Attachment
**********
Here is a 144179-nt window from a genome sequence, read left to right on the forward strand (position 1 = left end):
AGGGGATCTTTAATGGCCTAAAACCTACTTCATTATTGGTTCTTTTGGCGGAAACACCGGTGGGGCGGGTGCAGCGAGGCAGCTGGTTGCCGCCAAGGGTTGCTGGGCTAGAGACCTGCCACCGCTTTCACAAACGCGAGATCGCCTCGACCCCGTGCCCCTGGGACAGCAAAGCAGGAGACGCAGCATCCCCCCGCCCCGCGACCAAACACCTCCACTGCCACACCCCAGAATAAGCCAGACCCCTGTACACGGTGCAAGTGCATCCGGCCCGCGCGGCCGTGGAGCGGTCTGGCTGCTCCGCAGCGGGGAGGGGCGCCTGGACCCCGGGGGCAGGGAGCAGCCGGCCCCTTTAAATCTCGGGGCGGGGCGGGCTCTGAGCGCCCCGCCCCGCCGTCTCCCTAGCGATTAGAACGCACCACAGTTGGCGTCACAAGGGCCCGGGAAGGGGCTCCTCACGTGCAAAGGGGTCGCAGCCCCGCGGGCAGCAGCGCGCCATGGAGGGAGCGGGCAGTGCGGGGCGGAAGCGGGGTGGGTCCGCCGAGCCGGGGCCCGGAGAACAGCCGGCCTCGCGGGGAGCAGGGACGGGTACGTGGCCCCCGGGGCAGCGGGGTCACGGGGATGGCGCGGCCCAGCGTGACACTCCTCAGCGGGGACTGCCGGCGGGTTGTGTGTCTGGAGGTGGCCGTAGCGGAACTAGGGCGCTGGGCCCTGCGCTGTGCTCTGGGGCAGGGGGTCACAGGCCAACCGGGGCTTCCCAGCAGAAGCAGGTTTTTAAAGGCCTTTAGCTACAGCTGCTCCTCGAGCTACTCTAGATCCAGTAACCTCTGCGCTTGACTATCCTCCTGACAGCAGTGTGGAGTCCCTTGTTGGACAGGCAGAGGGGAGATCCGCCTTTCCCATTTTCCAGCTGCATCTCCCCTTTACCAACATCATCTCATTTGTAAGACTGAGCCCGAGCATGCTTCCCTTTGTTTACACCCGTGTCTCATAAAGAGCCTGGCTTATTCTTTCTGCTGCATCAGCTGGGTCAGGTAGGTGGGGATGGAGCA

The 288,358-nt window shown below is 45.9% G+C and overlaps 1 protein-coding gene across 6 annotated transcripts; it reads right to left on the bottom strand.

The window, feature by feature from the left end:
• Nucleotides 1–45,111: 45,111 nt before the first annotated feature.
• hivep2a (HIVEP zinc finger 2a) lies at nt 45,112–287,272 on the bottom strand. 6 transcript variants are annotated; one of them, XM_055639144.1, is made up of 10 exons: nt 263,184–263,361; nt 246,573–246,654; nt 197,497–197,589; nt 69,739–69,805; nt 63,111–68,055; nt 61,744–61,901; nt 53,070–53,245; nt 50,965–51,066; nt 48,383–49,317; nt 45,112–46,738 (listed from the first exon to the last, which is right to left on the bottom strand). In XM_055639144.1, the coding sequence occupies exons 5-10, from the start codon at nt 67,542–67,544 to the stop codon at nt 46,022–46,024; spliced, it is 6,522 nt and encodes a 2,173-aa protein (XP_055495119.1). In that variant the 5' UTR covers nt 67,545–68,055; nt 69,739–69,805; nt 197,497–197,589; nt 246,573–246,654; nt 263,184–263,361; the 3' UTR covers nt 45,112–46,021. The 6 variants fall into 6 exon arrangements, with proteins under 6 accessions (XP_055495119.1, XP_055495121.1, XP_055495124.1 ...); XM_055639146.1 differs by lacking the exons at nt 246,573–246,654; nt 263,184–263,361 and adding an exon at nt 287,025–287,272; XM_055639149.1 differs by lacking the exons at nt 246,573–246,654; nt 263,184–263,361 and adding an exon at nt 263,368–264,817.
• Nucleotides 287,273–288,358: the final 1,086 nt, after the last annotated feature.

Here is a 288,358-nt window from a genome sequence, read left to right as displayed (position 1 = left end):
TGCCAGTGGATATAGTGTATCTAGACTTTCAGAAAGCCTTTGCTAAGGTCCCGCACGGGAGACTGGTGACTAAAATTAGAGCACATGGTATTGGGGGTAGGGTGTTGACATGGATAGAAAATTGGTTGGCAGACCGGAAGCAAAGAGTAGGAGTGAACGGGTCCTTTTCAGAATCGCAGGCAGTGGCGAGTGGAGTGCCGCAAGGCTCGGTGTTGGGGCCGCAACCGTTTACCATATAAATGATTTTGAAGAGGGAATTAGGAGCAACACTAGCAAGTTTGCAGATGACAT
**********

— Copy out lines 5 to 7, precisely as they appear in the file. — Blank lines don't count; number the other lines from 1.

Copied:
• Nucleotides 1–45,111: 45,111 nt before the first annotated feature.
• hivep2a (HIVEP zinc finger 2a) lies at nt 45,112–287,272 on the bottom strand. 6 transcript variants are annotated; one of them, XM_055639144.1, is made up of 10 exons: nt 263,184–263,361; nt 246,573–246,654; nt 197,497–197,589; nt 69,739–69,805; nt 63,111–68,055; nt 61,744–61,901; nt 53,070–53,245; nt 50,965–51,066; nt 48,383–49,317; nt 45,112–46,738 (listed from the first exon to the last, which is right to left on the bottom strand). In XM_055639144.1, the coding sequence occupies exons 5-10, from the start codon at nt 67,542–67,544 to the stop codon at nt 46,022–46,024; spliced, it is 6,522 nt and encodes a 2,173-aa protein (XP_055495119.1). In that variant the 5' UTR covers nt 67,545–68,055; nt 69,739–69,805; nt 197,497–197,589; nt 246,573–246,654; nt 263,184–263,361; the 3' UTR covers nt 45,112–46,021. The 6 variants fall into 6 exon arrangements, with proteins under 6 accessions (XP_055495119.1, XP_055495121.1, XP_055495124.1 ...); XM_055639146.1 differs by lacking the exons at nt 246,573–246,654; nt 263,184–263,361 and adding an exon at nt 287,025–287,272; XM_055639149.1 differs by lacking the exons at nt 246,573–246,654; nt 263,184–263,361 and adding an exon at nt 263,368–264,817.
• Nucleotides 287,273–288,358: the final 1,086 nt, after the last annotated feature.